On Wednesday, the Ukraine men’s national football team are back in competitive action amid the ongoing backdrop of bloodshed in their country. On the 98th day of the Russian invasion, the Blue and Yellow have the small matter of a World Cup qualifying play-off semi-final to contend with.
But they approach the fixture knowing that the majority of the global sporting audience will be cheering them on in the hope that the success of their flagship team will help to whip up further public support and increase pressure on Russia to withdraw troops from the nation.
Now is probably not the ideal time to be the team facing up to Ukraine, yet Steve Clarke’s Scotland have their own compelling reasons to want to qualify for Sunday’s play-off final against Wales in Cardiff, not least of which is the 24-year drought they have suffered since their last visit to a World Cup finals tournament.
This also feels like a time of hope in Scottish football. With Rangers having reasserted themselves alongside Celtic in the domestic game in recent years, winning the Premiership in 2020-21 after a 10-year wait, the Hoops’ title victory this season coincided with their local rivals’ run to the Europa League final. And while the Gers didn’t leave Seville with the trophy, their over-performance in one of the continent’s major competitions has helped bring the Scottish game back into the wider consciousness.
Despite their early exit at last year’s Euro 2020 finals, there is renewed faith in the Scotland team too. Without being littered with Old Firm inclusions – there are only four Celtic players and none from Rangers in Clarke’s squad for Wednesday’s semi – there remains a level of quality and competitiveness in the current side that hasn’t always been present in years gone by.
Skipper Andy Robertson comes into the game off the back of a third Champions League final appearance in five seasons with Liverpool, midfielder Scott McTominay now holds virtual veteran status at Manchester United having been a regular at Old Trafford for half a decade, and John McGinn has been key to Aston Villa becoming a stable force back in the Premier League over the past three years.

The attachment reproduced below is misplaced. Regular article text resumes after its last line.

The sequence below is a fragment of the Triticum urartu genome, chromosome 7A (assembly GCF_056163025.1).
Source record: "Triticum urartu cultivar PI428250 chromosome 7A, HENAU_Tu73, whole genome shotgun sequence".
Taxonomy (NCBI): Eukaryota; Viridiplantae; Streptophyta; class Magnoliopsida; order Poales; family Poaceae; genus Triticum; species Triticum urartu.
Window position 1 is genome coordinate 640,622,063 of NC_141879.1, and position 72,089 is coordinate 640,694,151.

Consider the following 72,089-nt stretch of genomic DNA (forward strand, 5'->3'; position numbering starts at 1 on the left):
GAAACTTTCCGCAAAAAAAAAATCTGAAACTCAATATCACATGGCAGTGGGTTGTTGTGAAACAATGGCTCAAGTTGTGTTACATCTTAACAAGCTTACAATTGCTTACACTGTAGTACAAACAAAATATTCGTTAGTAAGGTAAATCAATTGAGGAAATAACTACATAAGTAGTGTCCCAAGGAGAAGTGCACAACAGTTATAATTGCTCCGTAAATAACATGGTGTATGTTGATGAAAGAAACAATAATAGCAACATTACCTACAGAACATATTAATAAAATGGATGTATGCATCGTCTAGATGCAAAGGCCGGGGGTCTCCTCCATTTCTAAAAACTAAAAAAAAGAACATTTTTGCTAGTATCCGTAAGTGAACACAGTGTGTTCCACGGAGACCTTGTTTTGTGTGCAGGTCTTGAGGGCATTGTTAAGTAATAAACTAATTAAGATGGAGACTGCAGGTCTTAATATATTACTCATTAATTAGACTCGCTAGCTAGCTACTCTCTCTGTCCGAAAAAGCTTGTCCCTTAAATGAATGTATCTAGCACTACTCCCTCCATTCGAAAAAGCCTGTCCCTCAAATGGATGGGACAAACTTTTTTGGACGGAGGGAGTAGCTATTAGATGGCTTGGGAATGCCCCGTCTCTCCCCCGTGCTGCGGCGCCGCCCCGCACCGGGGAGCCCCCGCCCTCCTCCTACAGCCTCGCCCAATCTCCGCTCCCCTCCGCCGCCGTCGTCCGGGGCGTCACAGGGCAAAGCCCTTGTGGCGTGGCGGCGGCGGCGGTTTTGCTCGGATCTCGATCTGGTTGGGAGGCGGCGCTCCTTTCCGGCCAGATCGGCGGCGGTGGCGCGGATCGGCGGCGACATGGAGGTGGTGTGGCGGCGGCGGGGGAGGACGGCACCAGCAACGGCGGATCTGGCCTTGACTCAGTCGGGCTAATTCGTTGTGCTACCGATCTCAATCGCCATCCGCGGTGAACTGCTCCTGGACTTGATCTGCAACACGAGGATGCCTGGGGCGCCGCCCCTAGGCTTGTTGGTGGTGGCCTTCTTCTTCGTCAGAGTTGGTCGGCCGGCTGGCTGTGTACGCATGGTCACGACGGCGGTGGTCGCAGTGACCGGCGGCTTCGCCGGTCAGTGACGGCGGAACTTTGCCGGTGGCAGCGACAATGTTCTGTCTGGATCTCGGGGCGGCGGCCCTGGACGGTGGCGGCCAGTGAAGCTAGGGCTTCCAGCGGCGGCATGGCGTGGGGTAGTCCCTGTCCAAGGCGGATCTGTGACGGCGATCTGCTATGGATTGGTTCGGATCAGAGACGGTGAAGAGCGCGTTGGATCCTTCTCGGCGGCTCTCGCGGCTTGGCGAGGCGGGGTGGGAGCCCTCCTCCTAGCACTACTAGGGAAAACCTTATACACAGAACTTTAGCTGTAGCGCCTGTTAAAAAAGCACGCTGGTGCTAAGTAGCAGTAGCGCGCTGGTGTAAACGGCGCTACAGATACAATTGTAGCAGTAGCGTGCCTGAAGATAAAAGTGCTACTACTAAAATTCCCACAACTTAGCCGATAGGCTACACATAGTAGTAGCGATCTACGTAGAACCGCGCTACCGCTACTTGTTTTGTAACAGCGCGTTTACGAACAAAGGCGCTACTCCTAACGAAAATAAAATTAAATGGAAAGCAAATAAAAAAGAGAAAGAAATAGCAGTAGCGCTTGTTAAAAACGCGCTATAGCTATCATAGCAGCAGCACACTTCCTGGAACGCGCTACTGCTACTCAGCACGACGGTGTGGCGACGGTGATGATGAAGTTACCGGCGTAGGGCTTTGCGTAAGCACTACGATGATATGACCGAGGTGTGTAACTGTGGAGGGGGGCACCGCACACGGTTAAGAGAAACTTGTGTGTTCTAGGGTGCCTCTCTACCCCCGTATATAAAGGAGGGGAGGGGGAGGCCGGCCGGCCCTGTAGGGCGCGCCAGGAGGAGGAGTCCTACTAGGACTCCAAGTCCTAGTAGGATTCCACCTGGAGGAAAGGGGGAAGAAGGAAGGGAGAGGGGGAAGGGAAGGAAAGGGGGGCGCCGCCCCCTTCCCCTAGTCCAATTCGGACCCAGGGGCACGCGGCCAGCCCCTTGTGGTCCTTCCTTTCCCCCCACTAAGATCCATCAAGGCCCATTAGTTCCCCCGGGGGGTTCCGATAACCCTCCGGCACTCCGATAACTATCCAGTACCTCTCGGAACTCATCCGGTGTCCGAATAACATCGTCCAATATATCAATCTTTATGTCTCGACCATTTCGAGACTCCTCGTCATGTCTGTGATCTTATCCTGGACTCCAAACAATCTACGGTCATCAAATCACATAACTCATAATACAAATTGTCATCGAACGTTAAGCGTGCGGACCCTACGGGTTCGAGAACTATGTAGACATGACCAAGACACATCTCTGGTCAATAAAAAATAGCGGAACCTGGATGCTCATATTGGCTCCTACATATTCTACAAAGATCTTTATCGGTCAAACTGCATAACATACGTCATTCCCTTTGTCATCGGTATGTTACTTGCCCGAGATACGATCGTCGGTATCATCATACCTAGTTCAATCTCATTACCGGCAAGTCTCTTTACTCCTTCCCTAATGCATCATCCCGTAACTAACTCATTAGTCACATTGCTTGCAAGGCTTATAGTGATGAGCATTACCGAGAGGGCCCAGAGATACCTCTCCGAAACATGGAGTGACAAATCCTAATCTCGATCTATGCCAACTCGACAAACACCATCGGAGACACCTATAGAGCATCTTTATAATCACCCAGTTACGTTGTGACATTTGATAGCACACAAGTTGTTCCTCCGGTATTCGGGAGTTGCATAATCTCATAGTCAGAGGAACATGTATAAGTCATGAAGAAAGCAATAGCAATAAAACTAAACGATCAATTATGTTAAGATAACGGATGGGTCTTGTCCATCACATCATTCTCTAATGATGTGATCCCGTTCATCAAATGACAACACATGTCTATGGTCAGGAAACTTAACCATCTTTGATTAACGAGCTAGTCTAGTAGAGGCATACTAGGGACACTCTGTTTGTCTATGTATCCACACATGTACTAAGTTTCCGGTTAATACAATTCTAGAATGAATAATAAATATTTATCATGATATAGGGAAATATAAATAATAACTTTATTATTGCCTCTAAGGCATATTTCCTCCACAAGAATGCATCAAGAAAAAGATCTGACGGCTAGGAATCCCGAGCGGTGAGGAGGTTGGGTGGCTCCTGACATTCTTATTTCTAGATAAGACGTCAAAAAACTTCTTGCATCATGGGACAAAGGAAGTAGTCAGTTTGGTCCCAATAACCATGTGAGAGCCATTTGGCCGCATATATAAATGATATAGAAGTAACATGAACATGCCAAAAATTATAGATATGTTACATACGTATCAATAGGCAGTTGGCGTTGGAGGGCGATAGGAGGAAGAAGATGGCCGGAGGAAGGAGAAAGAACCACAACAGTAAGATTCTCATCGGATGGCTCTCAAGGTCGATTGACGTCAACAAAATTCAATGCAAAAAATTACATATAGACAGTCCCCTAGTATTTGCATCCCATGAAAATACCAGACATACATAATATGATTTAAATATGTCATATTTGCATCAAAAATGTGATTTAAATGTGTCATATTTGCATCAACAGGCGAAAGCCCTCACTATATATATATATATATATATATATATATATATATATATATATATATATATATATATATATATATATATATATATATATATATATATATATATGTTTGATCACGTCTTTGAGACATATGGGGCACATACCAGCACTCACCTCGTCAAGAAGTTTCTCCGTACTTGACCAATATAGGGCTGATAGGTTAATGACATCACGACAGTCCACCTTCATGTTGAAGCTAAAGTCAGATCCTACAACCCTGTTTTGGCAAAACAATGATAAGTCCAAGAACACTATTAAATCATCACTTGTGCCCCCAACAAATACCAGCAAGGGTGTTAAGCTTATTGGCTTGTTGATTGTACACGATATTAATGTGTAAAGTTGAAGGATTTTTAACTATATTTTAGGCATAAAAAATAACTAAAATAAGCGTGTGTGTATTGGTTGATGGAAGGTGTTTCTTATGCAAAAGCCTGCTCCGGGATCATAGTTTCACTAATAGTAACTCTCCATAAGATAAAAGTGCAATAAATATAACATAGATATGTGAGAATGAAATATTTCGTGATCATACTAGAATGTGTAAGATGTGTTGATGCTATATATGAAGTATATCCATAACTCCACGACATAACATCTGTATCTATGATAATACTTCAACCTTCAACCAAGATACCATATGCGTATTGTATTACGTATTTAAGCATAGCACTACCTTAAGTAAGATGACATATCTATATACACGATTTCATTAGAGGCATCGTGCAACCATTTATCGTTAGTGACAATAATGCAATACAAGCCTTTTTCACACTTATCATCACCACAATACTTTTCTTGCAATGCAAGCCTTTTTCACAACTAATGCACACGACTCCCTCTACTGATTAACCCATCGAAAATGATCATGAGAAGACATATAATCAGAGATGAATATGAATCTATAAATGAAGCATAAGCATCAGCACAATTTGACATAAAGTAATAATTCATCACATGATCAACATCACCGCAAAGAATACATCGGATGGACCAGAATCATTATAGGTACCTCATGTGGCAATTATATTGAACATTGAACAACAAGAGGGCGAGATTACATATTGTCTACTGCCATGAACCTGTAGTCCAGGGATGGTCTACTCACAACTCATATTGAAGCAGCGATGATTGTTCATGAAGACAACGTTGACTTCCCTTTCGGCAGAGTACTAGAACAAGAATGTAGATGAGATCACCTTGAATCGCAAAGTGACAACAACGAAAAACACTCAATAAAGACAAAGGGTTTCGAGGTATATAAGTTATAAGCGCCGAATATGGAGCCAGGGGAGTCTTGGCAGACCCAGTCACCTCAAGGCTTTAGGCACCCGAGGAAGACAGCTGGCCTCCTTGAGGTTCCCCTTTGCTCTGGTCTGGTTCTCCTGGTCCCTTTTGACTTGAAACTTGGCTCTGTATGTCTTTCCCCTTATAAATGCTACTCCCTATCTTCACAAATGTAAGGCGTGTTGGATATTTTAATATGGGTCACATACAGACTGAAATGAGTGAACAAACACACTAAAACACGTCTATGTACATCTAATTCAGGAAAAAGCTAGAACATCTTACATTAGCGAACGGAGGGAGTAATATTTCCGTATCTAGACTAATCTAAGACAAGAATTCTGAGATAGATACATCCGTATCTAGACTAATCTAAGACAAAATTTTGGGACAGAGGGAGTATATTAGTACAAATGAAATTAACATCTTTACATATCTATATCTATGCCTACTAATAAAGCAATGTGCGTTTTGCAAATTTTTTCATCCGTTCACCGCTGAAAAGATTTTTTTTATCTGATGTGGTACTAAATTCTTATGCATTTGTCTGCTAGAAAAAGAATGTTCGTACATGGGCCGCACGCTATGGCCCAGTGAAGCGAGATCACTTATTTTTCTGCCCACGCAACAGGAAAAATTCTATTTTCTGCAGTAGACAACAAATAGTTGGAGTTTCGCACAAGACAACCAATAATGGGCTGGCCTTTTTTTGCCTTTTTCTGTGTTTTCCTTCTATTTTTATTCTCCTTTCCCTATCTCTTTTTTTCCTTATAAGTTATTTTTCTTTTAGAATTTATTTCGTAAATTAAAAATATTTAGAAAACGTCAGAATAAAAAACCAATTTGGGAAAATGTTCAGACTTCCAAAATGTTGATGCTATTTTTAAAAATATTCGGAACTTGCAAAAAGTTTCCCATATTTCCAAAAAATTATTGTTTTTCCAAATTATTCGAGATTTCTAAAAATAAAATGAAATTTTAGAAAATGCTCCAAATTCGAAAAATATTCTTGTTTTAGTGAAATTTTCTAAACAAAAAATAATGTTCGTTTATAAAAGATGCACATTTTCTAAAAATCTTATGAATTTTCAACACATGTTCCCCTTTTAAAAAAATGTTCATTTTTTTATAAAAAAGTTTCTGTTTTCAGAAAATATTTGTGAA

Elsewhere there is a nice mix of experience in a squad which includes no outfield players over 30, suggesting that Clarke’s band of promising international stars could be a threat beyond a potential trip to Qatar this winter.
But to think too much about the future is to overlook just what an opportunity this is for the Scottish national team. Clarke has talked of his side having what it takes to go to multiple tournaments in the future but also emphasised in his pre-match press conference that he would love nothing more than to overcome Ukraine and take his team to Qatar.
“Obviously they want to go to Qatar and represent their country,” said Clarke. “But I’m desperate to go to Qatar with Scotland, my staff are desperate to go, and most importantly our players are desperate to take their country to a World Cup finals, so that’s what we focus on.
“We said at the time [of Euro 2020] that we didn’t want to be one-tournament wonders, and I’m convinced that this group of players won’t be, whether that’s 2022 in Qatar or 2024 in Germany or 2026 in America.
“This team will go to another tournament. This group of players will go to another tournament. I’m convinced.”
Their first chance to prove they have the staying power comes in an unusual kind of spotlight due to the war in Ukraine. But with the current profile of the Scotland squad there appears to be exactly the blend of heart, soul, cunning and flair to deal with not just this huge week ahead but also the group stage challenges that England, USA and Iran would pose in the winter to come.
Whatever the worldwide consensus right now, this might be Scotland’s time.
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